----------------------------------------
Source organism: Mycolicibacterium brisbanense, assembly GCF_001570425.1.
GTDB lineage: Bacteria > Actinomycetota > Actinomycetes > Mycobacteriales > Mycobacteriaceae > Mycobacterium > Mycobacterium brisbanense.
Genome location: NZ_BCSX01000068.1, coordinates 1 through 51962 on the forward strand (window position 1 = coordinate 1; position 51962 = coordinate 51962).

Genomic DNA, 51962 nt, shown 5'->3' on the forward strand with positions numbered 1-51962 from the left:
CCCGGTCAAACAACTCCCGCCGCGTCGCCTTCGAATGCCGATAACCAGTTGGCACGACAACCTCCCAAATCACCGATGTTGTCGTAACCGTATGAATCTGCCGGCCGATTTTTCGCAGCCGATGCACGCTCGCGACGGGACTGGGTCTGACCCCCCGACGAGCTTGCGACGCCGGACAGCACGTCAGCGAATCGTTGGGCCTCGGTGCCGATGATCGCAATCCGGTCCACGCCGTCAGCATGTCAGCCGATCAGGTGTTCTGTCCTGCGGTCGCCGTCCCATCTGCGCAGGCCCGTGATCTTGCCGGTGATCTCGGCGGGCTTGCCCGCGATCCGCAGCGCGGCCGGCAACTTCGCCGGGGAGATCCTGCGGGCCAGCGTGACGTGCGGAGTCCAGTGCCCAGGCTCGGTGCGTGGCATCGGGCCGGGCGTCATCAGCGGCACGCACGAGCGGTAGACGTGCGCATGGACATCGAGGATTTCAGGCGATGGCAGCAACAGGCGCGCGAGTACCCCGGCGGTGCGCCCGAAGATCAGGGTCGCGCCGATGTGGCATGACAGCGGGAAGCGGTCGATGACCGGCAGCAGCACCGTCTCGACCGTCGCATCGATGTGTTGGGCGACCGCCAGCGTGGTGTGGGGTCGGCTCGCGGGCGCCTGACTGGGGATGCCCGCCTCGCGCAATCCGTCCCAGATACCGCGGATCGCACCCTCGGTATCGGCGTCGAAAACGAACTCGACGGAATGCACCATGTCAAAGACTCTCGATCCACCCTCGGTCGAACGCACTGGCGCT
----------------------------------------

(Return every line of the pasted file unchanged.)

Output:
Source organism: Mycolicibacterium brisbanense, assembly GCF_001570425.1.
GTDB lineage: Bacteria > Actinomycetota > Actinomycetes > Mycobacteriales > Mycobacteriaceae > Mycobacterium > Mycobacterium brisbanense.
Genome location: NZ_BCSX01000068.1, coordinates 1 through 51962 on the forward strand (window position 1 = coordinate 1; position 51962 = coordinate 51962).

Genomic DNA, 51962 nt, shown 5'->3' on the forward strand with positions numbered 1-51962 from the left:
CCCGGTCAAACAACTCCCGCCGCGTCGCCTTCGAATGCCGATAACCAGTTGGCACGACAACCTCCCAAATCACCGATGTTGTCGTAACCGTATGAATCTGCCGGCCGATTTTTCGCAGCCGATGCACGCTCGCGACGGGACTGGGTCTGACCCCCCGACGAGCTTGCGACGCCGGACAGCACGTCAGCGAATCGTTGGGCCTCGGTGCCGATGATCGCAATCCGGTCCACGCCGTCAGCATGTCAGCCGATCAGGTGTTCTGTCCTGCGGTCGCCGTCCCATCTGCGCAGGCCCGTGATCTTGCCGGTGATCTCGGCGGGCTTGCCCGCGATCCGCAGCGCGGCCGGCAACTTCGCCGGGGAGATCCTGCGGGCCAGCGTGACGTGCGGAGTCCAGTGCCCAGGCTCGGTGCGTGGCATCGGGCCGGGCGTCATCAGCGGCACGCACGAGCGGTAGACGTGCGCATGGACATCGAGGATTTCAGGCGATGGCAGCAACAGGCGCGCGAGTACCCCGGCGGTGCGCCCGAAGATCAGGGTCGCGCCGATGTGGCATGACAGCGGGAAGCGGTCGATGACCGGCAGCAGCACCGTCTCGACCGTCGCATCGATGTGTTGGGCGACCGCCAGCGTGGTGTGGGGTCGGCTCGCGGGCGCCTGACTGGGGATGCCCGCCTCGCGCAATCCGTCCCAGATACCGCGGATCGCACCCTCGGTATCGGCGTCGAAAACGAACTCGACGGAATGCACCATGTCAAAGACTCTCGATCCACCCTCGGTCGAACGCACTGGCGCT